The 4350water Blog highlights some of the issues relating to proposals for potable reuse in Toowoomba and South East Qld. 4350water blog looks at related political issues as well.

Thursday, August 06, 2009

Anna Bligh runs short of money for Toowoomba pipeline ...

ABC News:

Pipeline agreement 'long way off'

5 August 2009

The Mayor of the Toowoomba Regional Council says there is still a long way to go before a financial agreement is reached with the Queensland Government over a water pipeline.

The State Government has agreed to pay about $40 million of the $185 million bill for a pipeline linking Wivenhoe and Cressbrook dams in southern Queensland.

The council has increased its water access charge for ratepayers to $640 a year, expecting it will have to pay the rest.

Mayor Peter Taylor says there was no agreement reached at yesterday's meeting with Natural Resources Minister Stephen Robertson and Infrastructure Minister Sterling Hinchliffe.

"We both agreed there will be further meetings required to work through this," he said.

"We still haven't agreed on the ownership of the pipeline or the alternative of some other financial arrangement with the State Government, so those negotiations are ongoing and we certainly don't have a successful outcome."

See - ABC News - Pipeline agreement 'long way off'.

If no-one has agreed who will own the pipeline nor how the pipeline will be paid for, isn't a bit premature to double the Toowoomba water connection charge ...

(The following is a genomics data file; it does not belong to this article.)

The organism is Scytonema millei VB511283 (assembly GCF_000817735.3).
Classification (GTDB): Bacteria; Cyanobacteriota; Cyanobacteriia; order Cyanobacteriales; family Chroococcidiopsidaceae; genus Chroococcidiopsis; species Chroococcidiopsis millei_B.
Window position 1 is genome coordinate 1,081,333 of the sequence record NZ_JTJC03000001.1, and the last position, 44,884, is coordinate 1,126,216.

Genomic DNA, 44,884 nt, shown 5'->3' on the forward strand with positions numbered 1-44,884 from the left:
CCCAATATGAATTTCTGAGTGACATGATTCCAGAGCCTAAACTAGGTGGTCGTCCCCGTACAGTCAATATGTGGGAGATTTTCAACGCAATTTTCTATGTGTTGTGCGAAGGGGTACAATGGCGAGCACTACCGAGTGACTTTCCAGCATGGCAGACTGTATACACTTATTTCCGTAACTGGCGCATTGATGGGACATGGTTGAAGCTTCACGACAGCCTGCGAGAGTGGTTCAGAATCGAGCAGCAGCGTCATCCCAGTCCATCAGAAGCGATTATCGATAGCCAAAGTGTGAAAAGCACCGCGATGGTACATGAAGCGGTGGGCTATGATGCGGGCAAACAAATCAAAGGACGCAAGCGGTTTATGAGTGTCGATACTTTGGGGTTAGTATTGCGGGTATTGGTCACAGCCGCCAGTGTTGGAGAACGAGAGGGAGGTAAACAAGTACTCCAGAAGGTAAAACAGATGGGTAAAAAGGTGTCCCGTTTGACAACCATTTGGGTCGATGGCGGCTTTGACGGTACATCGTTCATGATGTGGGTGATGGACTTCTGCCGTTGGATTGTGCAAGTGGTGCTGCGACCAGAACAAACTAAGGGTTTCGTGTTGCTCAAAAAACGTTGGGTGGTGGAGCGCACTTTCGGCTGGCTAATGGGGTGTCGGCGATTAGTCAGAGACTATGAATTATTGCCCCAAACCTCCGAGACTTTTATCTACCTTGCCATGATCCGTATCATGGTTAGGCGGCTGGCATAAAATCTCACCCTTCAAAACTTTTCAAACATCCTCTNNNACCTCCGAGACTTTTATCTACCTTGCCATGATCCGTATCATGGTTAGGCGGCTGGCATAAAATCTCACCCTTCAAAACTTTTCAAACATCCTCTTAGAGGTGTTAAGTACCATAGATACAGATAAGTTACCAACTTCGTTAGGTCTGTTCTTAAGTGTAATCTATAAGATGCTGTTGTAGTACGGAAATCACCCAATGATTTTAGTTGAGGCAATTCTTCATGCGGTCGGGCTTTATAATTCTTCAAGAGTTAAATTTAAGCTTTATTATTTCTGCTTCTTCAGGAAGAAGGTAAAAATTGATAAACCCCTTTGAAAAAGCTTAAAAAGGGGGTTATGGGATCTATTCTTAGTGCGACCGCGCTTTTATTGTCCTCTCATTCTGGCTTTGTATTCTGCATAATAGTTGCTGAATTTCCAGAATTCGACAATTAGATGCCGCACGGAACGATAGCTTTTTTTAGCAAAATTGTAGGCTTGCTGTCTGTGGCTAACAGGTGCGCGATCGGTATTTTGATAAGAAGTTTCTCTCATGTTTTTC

Anonymous newswatch said...


16 July 2009

Mr HINCHLIFFE: I want to thank Mr Kilburn for his question and his commitment to making sure that we do not leave behind the people of Toowoomba in the face of the better condition we are in after our significant May rains in South-East Queensland. Toowoomba did not get those rains like that and that is why we are making sure that we are delivering on the Toowoomba pipeline that will help join Toowoomba to the South-East Queensland water grid.

It is also a really good outcome in terms of the jobs that are being created. About 261 jobs have
been created with the alliance employing at least one-third of its workforce locally. It is great to see those jobs for people in the valley and in Toowoomba and jobs for Queenslanders generally. We are not only delivering on our commitments to jobs but also delivering on that vital infrastructure that we need. In fact, just four months after the first pipe was laid, we are almost two-thirds complete of this phase of the construction. That is more than 23 kilometres of the 38- kilometre pipeline that has been laid.

Currently, the storage in the region’s three dams, the Cooby, the Perseverance and the Cressbrook, has fallen to 10.9 per cent. The area is currently on level 5 water restrictions, which is equivalent to Brisbane’s level 6, and prevents all outdoor domestic use. The delivery of this pipeline on
time—which it will be—will provide the opportunity for great relief to that area. Toowoomba was in danger of running out of water. We cannot let that happen to one of our great cities—in fact, the garden city, as it has become known.

There are a number of issues in relation to the ultimate pipe ownership that needs to be resolved.

I understand that the Queensland Water Commission and the Toowoomba Regional Council are continuing their negotiations around that. I in fact met with the Mayor of Toowoomba, Peter Taylor, to discuss some of those issues recently when I was inspecting the pipeline delivery. I am sure those issues will be resolved satisfactorily.

5:58 PM, August 09, 2009


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